I wish that I'd had a fume hood already for much of this project, instead, I've been overhauling one that I rescued from surplus to install in the lab. It came from the Marine Science lab, so is fairly well coated with salt that needed scrubbing off, in addition to removal of the sink. On testing, the fan and lights still worked great, so I onward I go.
Step one was pulling out the sink, cutting a piece of plywood to fit, and glassing the hole flush. I used layers of woven fiberglass and Gougeon Brothers West Systems Marine Epoxy to fill that gap, along with another hole in the right back corner. I sanded the bottom of the hood heavily, and then began painting in the same epoxy, pigmented black, to completely cover the fiberglass bottom. This will create a durable, easy to clean and repair surface for the light acid preparation, resin mixing, and fumed silica work that will take place in the hood. Our welding shop is fabricating a base to support the hood and surround the acid cabinet that will be placed below.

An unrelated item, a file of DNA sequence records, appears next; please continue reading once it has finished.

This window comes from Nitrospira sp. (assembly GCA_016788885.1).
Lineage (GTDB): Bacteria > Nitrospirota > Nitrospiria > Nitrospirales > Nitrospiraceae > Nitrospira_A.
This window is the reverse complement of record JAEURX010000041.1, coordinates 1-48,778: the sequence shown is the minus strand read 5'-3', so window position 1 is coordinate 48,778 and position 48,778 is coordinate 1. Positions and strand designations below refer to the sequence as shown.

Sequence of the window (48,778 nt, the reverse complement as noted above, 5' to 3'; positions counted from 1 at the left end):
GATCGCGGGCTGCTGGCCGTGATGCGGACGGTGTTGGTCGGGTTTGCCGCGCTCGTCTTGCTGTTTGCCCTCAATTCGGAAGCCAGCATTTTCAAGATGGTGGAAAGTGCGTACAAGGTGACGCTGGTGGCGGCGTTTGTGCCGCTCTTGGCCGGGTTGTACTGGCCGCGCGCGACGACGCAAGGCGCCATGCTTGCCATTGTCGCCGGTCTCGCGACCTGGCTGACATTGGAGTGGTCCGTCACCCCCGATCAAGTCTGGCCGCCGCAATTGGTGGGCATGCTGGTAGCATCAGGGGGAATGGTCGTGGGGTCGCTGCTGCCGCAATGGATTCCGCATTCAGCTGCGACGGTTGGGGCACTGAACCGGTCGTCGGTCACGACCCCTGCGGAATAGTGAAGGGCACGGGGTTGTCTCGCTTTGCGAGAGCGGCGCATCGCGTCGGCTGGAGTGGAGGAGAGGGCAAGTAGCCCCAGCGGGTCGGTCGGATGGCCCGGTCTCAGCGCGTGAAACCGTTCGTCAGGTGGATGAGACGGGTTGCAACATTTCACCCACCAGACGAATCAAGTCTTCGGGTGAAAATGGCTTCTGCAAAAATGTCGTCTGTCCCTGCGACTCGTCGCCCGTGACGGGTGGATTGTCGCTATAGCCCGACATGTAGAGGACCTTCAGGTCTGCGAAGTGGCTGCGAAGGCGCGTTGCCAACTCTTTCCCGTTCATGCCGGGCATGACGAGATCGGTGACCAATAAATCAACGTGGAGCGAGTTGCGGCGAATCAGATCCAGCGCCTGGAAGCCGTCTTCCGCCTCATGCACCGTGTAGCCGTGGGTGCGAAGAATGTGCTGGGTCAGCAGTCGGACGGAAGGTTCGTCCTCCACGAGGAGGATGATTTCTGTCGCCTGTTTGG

I'll post more pictures when the project is finished and installed.
Matthew Brown works in a slightly obscure corner of paleontology doing work called fossil preparation. Fossil preparators spend most of their time actually doing what most people think all paleontologists do all day. He has worked for the University of Chicago, Field Museum of Natural History, the National Park Service at Petrified Forest, and currently the University of Texas at Austin. Now residing in Swinging South Austin, he recently lived off the grid in a dome in the middle of the Painted Desert, where his cat Jake was eaten by a bobcat, coyote, mountain lion, or phytosaur. Gustav, Jake's replacement, fared pretty well, and stayed behind in Arizona to guard the house.